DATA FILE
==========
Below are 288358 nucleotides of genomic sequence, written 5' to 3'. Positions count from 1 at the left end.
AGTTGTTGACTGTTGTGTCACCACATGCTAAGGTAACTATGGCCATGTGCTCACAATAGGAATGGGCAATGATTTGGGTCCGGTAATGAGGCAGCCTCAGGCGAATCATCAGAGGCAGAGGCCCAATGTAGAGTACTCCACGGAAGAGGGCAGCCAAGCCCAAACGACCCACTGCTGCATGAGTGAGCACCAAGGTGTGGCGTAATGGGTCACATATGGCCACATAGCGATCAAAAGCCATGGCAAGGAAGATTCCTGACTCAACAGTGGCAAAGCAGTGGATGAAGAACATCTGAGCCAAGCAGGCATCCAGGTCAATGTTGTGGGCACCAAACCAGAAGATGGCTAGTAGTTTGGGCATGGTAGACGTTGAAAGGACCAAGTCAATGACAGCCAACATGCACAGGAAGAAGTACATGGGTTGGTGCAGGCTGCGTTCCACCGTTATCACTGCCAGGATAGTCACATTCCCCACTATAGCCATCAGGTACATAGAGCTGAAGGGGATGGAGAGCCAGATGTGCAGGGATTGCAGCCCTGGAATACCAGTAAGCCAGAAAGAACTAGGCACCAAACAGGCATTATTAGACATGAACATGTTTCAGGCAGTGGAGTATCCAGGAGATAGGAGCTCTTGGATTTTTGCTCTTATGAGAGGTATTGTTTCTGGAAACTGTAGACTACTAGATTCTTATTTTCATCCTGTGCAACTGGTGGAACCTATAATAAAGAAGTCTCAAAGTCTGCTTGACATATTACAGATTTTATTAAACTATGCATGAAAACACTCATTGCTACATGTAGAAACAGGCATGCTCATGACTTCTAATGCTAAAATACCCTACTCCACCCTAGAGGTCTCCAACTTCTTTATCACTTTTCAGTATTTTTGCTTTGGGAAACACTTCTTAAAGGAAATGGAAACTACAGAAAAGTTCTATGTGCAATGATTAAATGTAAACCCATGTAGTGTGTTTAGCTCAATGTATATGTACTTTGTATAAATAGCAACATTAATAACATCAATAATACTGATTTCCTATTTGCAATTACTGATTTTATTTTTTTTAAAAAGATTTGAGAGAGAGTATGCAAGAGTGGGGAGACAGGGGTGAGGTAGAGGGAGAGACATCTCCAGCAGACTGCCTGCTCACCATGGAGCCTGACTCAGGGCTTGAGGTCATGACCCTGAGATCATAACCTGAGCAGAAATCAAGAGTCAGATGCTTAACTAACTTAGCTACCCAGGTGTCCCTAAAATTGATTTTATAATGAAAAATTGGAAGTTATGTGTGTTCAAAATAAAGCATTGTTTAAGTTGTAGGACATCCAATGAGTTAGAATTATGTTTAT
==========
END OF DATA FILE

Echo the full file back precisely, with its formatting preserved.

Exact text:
Below are 288358 nucleotides of genomic sequence, written 5' to 3'. Positions count from 1 at the left end.
AGTTGTTGACTGTTGTGTCACCACATGCTAAGGTAACTATGGCCATGTGCTCACAATAGGAATGGGCAATGATTTGGGTCCGGTAATGAGGCAGCCTCAGGCGAATCATCAGAGGCAGAGGCCCAATGTAGAGTACTCCACGGAAGAGGGCAGCCAAGCCCAAACGACCCACTGCTGCATGAGTGAGCACCAAGGTGTGGCGTAATGGGTCACATATGGCCACATAGCGATCAAAAGCCATGGCAAGGAAGATTCCTGACTCAACAGTGGCAAAGCAGTGGATGAAGAACATCTGAGCCAAGCAGGCATCCAGGTCAATGTTGTGGGCACCAAACCAGAAGATGGCTAGTAGTTTGGGCATGGTAGACGTTGAAAGGACCAAGTCAATGACAGCCAACATGCACAGGAAGAAGTACATGGGTTGGTGCAGGCTGCGTTCCACCGTTATCACTGCCAGGATAGTCACATTCCCCACTATAGCCATCAGGTACATAGAGCTGAAGGGGATGGAGAGCCAGATGTGCAGGGATTGCAGCCCTGGAATACCAGTAAGCCAGAAAGAACTAGGCACCAAACAGGCATTATTAGACATGAACATGTTTCAGGCAGTGGAGTATCCAGGAGATAGGAGCTCTTGGATTTTTGCTCTTATGAGAGGTATTGTTTCTGGAAACTGTAGACTACTAGATTCTTATTTTCATCCTGTGCAACTGGTGGAACCTATAATAAAGAAGTCTCAAAGTCTGCTTGACATATTACAGATTTTATTAAACTATGCATGAAAACACTCATTGCTACATGTAGAAACAGGCATGCTCATGACTTCTAATGCTAAAATACCCTACTCCACCCTAGAGGTCTCCAACTTCTTTATCACTTTTCAGTATTTTTGCTTTGGGAAACACTTCTTAAAGGAAATGGAAACTACAGAAAAGTTCTATGTGCAATGATTAAATGTAAACCCATGTAGTGTGTTTAGCTCAATGTATATGTACTTTGTATAAATAGCAACATTAATAACATCAATAATACTGATTTCCTATTTGCAATTACTGATTTTATTTTTTTTAAAAAGATTTGAGAGAGAGTATGCAAGAGTGGGGAGACAGGGGTGAGGTAGAGGGAGAGACATCTCCAGCAGACTGCCTGCTCACCATGGAGCCTGACTCAGGGCTTGAGGTCATGACCCTGAGATCATAACCTGAGCAGAAATCAAGAGTCAGATGCTTAACTAACTTAGCTACCCAGGTGTCCCTAAAATTGATTTTATAATGAAAAATTGGAAGTTATGTGTGTTCAAAATAAAGCATTGTTTAAGTTGTAGGACATCCAATGAGTTAGAATTATGTTTAT